Stars: Al Jolson, Claudia Dell, Louise Closser Hale

Big Boy may well be the closest a modern audience will ever come to seeing what a genuine Al Jolson Broadway musical looked like. Based on his 1925 stage hit, the film casts Jolson in the blackface role of Gus, a stableboy at a moss-covered Southern plantation. Gus' favorite horse is the magnificent Big Boy, whom he hopes to ride to victory at the Kentucky Derby. Through a misunderstanding, Gus is fired from his job, but he manages to make his way to Louisville during Derby week by working as a singing waiter. Against all odds, our hero manages to win the Big Race -- at which point the scene fades to a "curtain call" on a Warner Bros. soundstage, with Jolson, minus makeup and out of character, cheerfully introducing the supporting cast and offering to sing few encores for the benefit of the spectators. To say the least, Big Boy is a bizarre experience, but the film is not without its charms. The best moments include a lengthy Civil War flashback in which Gus's grandfather (Jolson again) outwits an outrageously bigoted Simon Legree type (Noah Beery Sr.), and the closing musical number in which Jolson waxes nostalgic over Sunday dinner with his family: "And I see on the kitchen table a ham -- a beautiful ham --.Ha! That ain't my house!"

Any Friend Of Julie's (1959)

Stars: Leslie Nielsen, Vanessa Brown, Regis Toomey

After the death of playwright Julian Webb, Ray Stuart tries to prove he has ghost-written all of Webb's plays.

Daybreak (1931)

Stars: Ramon Novarro, Helen Chandler, Jean Hersholt

A man who unthinkingly sullied the honor of a virtuous girl now must deal with his own ethical downfall in this drama. Willi Kasder (Ramon Novarro) is a lieutenant in the Austrian Army who one night picks up an innocent young woman named Laura Taub (Helen Chandler). Willi shares several drinks with the naive Laura and takes advantage of her; the next morning, she discovers to her horror that he left money for her and has no intention of seeing her again. Emotionally shattered, Laura soon becomes the mistress of Herr Schnabel (Jean Hersholt), a wealthy but corrupt gentleman with a taste for gambling. Willi begins gaming with Schnabel and soon falls deeply in debt; eventually Schabel gives Willi two options: pay the money you owe or kill yourself. Willi tries to find a way out of his dilemma while also hoping to free Laura from the corrupt lifestyle into which he led her.

Kitty Foyle (1940)

Stars: Ginger Rogers, Dennis Morgan, James Craig

Though Ginger Rogers' starring vehicles always turned a profit for RKO Radio, many filmgoers thought of Rogers only in terms of "Fred Astaire's partner." Others considered her a delightful comedienne, but no great shakes as a dramatic actress. Thus it was both a personal and professional triumph when Ms. Rogers walked home with an Oscar for her performance in Kitty Foyle. Based on Christopher Morley's Story of an American Girl, the film, told in flashback, relates the progress of working-girl Kitty Foyle (Ginger Rogers) as she pursues her Cinderella dreams. While employed at a department store, Kitty is wooed by Dennis Morgan, scion of a wealthy Philadelphia family. She flirts with the notion of marrying Morgan for his money, but decides that he's a bit too weak-willed for her tastes. Kitty enters into a romance with poor-but-dedicated doctor James Craig, then does an about-face by accepting Morgan's proposal. She quickly runs afoul of Morgan's snobbish family, who are so tightly bound by centuries-old tradition that Kitty is moved to exclaim "You mean to say you let all those dead people tell you what do?" She walks out on Morgan, then discovers that she's pregnant. Even after the trauma of delivering a stillborn child, Kitty is too proud to go back to Morgan. When true-blue Craig comes back into her life, Kitty, repeating her favorite phrase "By Judas Priest!", decides to forego money for love. Though successful to the tune of an $860,000 profit in 1940, Kitty Foyle seems stilted and over-rehearsed when seen today, save for the refreshing spontaneity of Ginger Rogers' performance. The film's best scene is the opening montage of the American Woman's "progress" once she enters the workplace (an uncredited Heather Angel is the central character in this delightful pantomimic vignette). Featured in the cast of Kitty Foyle is director Sam Wood's daughter Katherine Stevens, better known as K.T. Stevens.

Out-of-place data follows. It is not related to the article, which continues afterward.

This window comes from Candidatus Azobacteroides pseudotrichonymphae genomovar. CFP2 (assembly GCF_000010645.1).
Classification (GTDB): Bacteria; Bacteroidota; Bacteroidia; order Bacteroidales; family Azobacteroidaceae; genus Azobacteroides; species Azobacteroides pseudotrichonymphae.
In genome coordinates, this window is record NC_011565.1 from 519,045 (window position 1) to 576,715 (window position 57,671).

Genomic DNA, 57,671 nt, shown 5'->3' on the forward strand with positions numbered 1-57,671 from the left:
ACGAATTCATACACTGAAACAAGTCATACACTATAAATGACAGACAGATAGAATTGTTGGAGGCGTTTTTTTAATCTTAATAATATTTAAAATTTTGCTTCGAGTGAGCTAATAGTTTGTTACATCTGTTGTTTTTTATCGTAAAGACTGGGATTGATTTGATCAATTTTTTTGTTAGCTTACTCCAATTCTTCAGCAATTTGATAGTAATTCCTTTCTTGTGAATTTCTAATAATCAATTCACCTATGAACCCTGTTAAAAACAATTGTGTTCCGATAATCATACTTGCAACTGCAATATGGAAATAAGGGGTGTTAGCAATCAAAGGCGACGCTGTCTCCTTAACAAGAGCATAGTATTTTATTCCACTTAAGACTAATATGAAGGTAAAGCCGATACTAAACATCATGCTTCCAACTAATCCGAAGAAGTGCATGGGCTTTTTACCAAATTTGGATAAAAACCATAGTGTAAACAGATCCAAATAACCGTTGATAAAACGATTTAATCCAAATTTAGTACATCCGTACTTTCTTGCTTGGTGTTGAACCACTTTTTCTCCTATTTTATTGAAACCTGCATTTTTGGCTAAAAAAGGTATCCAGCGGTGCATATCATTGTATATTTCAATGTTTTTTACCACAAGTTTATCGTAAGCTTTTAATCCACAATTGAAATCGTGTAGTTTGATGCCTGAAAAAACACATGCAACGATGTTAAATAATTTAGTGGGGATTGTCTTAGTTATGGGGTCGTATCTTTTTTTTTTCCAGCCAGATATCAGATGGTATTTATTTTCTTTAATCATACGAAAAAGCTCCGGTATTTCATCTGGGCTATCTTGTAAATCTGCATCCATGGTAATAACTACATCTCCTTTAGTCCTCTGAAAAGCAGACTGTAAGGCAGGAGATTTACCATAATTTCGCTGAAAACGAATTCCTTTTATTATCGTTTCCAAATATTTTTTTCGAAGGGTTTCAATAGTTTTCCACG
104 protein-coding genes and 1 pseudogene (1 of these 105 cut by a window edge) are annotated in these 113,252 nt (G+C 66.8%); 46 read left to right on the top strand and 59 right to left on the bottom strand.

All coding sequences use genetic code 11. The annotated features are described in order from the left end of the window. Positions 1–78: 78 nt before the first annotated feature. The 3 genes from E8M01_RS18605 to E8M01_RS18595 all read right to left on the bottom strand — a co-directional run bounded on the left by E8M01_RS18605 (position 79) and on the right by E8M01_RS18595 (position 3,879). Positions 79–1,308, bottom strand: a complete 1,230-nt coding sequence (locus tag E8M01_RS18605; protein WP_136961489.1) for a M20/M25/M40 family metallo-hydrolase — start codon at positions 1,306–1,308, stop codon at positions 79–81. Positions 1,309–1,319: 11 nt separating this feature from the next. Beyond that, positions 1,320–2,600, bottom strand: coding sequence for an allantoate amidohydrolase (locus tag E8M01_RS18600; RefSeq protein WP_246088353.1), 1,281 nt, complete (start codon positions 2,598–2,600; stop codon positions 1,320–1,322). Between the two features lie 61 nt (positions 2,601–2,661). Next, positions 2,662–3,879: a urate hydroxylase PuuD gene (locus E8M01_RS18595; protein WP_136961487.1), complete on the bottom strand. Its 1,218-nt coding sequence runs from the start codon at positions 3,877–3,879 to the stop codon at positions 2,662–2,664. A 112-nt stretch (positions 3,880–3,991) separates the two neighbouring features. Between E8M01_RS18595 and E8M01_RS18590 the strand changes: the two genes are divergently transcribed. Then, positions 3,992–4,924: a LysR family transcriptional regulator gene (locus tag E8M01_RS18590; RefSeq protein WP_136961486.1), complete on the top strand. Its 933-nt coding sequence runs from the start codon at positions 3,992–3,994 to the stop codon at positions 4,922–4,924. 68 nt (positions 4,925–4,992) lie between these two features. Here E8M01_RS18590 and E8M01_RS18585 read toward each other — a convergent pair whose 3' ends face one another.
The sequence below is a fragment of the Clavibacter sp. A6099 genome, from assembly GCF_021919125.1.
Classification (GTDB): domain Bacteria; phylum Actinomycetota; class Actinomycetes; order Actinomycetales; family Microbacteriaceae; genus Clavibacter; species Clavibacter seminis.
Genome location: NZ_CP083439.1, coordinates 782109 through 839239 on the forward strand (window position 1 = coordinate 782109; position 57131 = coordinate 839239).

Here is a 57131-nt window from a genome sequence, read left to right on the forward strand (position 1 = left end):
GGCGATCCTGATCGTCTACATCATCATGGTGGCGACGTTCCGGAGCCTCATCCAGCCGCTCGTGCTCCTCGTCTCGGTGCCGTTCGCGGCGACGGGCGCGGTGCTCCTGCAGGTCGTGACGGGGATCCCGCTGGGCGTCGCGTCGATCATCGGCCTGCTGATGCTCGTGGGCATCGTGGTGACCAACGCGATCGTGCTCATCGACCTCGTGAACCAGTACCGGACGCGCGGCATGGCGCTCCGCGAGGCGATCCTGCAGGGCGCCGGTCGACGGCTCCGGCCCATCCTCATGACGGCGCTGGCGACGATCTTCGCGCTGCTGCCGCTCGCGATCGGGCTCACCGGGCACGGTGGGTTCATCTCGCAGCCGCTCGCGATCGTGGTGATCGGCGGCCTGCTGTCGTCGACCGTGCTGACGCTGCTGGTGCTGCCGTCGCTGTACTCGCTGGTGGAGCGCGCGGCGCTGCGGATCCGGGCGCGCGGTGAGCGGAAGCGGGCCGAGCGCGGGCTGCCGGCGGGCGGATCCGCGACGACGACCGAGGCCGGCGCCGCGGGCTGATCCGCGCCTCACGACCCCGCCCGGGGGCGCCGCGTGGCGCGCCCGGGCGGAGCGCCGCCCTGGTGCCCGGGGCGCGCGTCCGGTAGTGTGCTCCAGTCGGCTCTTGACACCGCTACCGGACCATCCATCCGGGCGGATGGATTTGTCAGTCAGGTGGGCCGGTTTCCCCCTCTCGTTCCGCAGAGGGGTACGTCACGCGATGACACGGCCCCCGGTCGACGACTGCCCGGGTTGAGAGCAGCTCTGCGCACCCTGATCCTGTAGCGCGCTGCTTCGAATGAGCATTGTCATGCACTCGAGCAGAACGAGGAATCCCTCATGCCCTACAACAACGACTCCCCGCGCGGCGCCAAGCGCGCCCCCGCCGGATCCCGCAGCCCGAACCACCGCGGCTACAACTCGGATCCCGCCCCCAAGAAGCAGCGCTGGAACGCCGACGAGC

Black Sabbath (1963)

Stars: Michèle Mercier, Lidia Alfonsi, Boris Karloff

This anthology features three chilling horror stories. "Il Telefono" is credited to Guy de Maupassant, although he never wrote such a story, and concerns a woman (Michele Mercier) receiving telephone calls from beyond the grave. "Wurdulak", by Alexei Tolstoi, stars Boris Karloff as an aging vampire who can only feed on those he loves. Co-starring Mark Damon and Susy Andersen, it is clearly the best story of the three. The final tale, "La Goccia d'Acqua," is falsely credited to Anton Chekhov. It features Jacqueline Pierreux stealing a ring from a corpse she is preparing for burial, only to be murdered by the old woman's ghost.

James Garner

Humphrey Bogart

Billy De Wolfe

Burt Lancaster

Alan Ladd

Arlene Dahl

Marlon Brando

Zsa Zsa Gabor

BEEFCAKE!

Anthony Perkins

CHEESECAKE!
Maria Montez